This Photo Ohhh The Irony

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This Photo Ohhh The Irony

Postby steve-munsey » Fri Mar 06, 2015 9:33 am

this photo Taken BY Smiley N. Pool Hit the nail on the Head.
A picture truly is worth a thousand words.
This photo pretty much sums up my view of NASA and the current state of Americas Space Program.
Not to mention societies mentality these days.
I could fill a few pages with incoherent ranting about this.
To bad I can't make it to tonight's meeting to hear what Eric Berger has to say.
hopefully it be available to members as a podcast.
Thank you Debbie Moran for your NetSlyder link to these articles.

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Re: This Photo Ohhh The Irony

Postby steve-fung » Sun Mar 15, 2015 2:25 am

Steve, I understand your frustration. I gave my rant on NetSlyder already. I too was not able to make it to the March 6 general meeting, but thanks to Rob M, HAS had the presentation recorded. I just finished watching Eric Berger's lecture in the members-only recorded presentations page. Eric's Berger's lecture was very informative and insightful. Although society in general supports NASA and space exploration, the government does not provide NASA sufficient funds to do what it needs to do. The slide in Adrift Seven summed up politics as usual:

1. NASA not a national priority, President uninterested.

2. Stewardship falls to Congress, more interested in districts (i.e. pork) than overall exploration goal.

3. NASA gets funding to support jobs, but has less incentive to fulfill a bold objectives.

While I understand the issues of limited resources, my concern is without an active space program, the younger generation will not have firsthand experience of what it was like to live during the space race era and will more and more feel that space exploration is irrelevant in today's society. I wish we have the equivalent of the National Air and Space Museum in every city to educate the public.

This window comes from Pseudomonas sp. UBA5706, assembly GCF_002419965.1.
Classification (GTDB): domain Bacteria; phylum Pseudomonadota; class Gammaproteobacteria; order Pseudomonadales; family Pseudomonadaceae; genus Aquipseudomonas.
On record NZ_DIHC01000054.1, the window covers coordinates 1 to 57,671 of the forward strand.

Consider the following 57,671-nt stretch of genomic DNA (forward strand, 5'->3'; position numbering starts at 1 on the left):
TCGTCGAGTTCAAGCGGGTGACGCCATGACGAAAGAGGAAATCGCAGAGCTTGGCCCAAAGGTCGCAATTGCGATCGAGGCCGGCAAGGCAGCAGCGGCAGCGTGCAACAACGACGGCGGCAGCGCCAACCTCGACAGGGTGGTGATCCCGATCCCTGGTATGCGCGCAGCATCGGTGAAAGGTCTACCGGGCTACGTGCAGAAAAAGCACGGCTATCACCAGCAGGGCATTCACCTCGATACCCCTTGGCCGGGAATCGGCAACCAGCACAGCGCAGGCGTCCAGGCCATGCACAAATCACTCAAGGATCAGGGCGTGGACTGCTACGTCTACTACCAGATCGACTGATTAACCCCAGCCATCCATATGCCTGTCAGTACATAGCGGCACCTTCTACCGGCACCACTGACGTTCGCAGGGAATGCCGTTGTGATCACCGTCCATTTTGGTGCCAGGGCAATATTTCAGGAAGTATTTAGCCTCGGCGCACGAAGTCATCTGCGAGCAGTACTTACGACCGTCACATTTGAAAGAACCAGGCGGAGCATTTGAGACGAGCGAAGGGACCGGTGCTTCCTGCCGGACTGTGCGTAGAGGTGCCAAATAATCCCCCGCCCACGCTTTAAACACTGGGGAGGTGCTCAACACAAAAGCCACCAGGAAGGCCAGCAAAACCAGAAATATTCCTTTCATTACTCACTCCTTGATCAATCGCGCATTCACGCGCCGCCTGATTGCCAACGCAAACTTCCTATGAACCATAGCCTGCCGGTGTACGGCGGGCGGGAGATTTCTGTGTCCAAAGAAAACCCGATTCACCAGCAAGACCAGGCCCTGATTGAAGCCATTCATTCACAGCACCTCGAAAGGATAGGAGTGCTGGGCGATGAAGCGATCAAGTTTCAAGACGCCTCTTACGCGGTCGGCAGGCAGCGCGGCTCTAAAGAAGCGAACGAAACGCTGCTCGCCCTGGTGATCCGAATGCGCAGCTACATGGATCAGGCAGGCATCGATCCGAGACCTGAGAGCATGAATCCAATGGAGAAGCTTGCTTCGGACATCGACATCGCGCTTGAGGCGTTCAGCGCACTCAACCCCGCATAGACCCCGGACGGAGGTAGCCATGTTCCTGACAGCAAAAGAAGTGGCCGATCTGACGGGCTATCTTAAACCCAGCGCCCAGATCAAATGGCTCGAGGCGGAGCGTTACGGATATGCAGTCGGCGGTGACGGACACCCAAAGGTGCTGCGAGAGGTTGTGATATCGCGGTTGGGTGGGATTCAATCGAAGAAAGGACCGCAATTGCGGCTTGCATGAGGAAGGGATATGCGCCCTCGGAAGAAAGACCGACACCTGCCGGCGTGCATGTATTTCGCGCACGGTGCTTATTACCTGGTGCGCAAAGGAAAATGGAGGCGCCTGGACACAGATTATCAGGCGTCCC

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Re: This Photo Ohhh The Irony

Postby steve-fung » Sun Mar 15, 2015 3:48 pm

Here’s an interesting read, dated October 2014 – Can we justify space exploration when the Earth is in distress?

The following paragraphs sum up my thoughts:

"So why does space exploration, and little else, get the “spend the money elsewhere” reproach? There are a thousand other things—military spending, CEO bankrolls, fossil-fuel industries, big-budget blockbusters, an endless list of unneeded products and services that our consumerist society has given the illusion of necessity—that should receive the same scrutiny. Contrary to aeronautics, they’re downright counterproductive. Whereas they encourage self-indulgence, greed, short-sightedness, and a list of other traits that got us into the mess we’re in, the principles required for space exploration—creativity, curiosity, collaboration, determination, innovation—are exactly what we need to get us out...

Space exploration is the only real way we’ll ever get closer to answering the big questions: Where did we come from? Why are we here? Are we alone? No matter who, what, or where we are, when we ask those questions, we are all human. To reject space exploration is to accept that we’ll never find those answers. Actually, it’s worse. It’s a conscious decision to stop even looking."
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